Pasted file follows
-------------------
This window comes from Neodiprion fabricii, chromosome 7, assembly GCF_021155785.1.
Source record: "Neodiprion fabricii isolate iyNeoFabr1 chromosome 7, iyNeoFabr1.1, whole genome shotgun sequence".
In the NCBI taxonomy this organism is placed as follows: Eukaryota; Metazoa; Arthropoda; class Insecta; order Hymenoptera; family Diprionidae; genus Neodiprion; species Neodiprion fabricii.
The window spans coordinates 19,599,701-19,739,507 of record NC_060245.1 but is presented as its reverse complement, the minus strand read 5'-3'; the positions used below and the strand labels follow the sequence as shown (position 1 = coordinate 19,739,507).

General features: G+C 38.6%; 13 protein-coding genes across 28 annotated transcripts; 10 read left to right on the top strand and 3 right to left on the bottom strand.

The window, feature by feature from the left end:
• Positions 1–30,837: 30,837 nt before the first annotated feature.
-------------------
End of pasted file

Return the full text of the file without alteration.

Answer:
This window comes from Neodiprion fabricii, chromosome 7, assembly GCF_021155785.1.
Source record: "Neodiprion fabricii isolate iyNeoFabr1 chromosome 7, iyNeoFabr1.1, whole genome shotgun sequence".
In the NCBI taxonomy this organism is placed as follows: Eukaryota; Metazoa; Arthropoda; class Insecta; order Hymenoptera; family Diprionidae; genus Neodiprion; species Neodiprion fabricii.
The window spans coordinates 19,599,701-19,739,507 of record NC_060245.1 but is presented as its reverse complement, the minus strand read 5'-3'; the positions used below and the strand labels follow the sequence as shown (position 1 = coordinate 19,739,507).

General features: G+C 38.6%; 13 protein-coding genes across 28 annotated transcripts; 10 read left to right on the top strand and 3 right to left on the bottom strand.

The window, feature by feature from the left end:
• Positions 1–30,837: 30,837 nt before the first annotated feature.